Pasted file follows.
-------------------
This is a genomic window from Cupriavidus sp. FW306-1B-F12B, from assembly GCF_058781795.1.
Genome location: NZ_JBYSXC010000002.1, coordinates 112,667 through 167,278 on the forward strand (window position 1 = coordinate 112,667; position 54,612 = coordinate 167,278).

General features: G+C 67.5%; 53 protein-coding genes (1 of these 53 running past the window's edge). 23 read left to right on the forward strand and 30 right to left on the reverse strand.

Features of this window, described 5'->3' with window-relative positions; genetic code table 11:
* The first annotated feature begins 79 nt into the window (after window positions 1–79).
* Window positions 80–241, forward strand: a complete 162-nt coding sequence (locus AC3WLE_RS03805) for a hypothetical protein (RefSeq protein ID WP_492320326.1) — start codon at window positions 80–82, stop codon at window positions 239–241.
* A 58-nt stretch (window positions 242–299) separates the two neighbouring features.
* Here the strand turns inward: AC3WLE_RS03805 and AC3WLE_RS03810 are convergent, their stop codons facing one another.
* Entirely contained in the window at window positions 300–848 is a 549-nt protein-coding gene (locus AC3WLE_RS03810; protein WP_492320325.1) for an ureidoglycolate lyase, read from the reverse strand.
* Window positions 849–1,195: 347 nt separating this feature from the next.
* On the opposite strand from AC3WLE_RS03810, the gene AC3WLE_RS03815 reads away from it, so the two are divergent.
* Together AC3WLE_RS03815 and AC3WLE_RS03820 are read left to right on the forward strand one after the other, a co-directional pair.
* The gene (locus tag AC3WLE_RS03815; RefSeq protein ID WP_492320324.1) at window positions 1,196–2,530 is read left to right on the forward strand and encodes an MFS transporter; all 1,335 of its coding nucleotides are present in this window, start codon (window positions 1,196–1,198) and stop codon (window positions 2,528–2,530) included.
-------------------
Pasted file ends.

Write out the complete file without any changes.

This is a genomic window from Cupriavidus sp. FW306-1B-F12B, from assembly GCF_058781795.1.
Genome location: NZ_JBYSXC010000002.1, coordinates 112,667 through 167,278 on the forward strand (window position 1 = coordinate 112,667; position 54,612 = coordinate 167,278).

General features: G+C 67.5%; 53 protein-coding genes (1 of these 53 running past the window's edge). 23 read left to right on the forward strand and 30 right to left on the reverse strand.

Features of this window, described 5'->3' with window-relative positions; genetic code table 11:
* The first annotated feature begins 79 nt into the window (after window positions 1–79).
* Window positions 80–241, forward strand: a complete 162-nt coding sequence (locus AC3WLE_RS03805) for a hypothetical protein (RefSeq protein ID WP_492320326.1) — start codon at window positions 80–82, stop codon at window positions 239–241.
* A 58-nt stretch (window positions 242–299) separates the two neighbouring features.
* Here the strand turns inward: AC3WLE_RS03805 and AC3WLE_RS03810 are convergent, their stop codons facing one another.
* Entirely contained in the window at window positions 300–848 is a 549-nt protein-coding gene (locus AC3WLE_RS03810; protein WP_492320325.1) for an ureidoglycolate lyase, read from the reverse strand.
* Window positions 849–1,195: 347 nt separating this feature from the next.
* On the opposite strand from AC3WLE_RS03810, the gene AC3WLE_RS03815 reads away from it, so the two are divergent.
* Together AC3WLE_RS03815 and AC3WLE_RS03820 are read left to right on the forward strand one after the other, a co-directional pair.
* The gene (locus tag AC3WLE_RS03815; RefSeq protein ID WP_492320324.1) at window positions 1,196–2,530 is read left to right on the forward strand and encodes an MFS transporter; all 1,335 of its coding nucleotides are present in this window, start codon (window positions 1,196–1,198) and stop codon (window positions 2,528–2,530) included.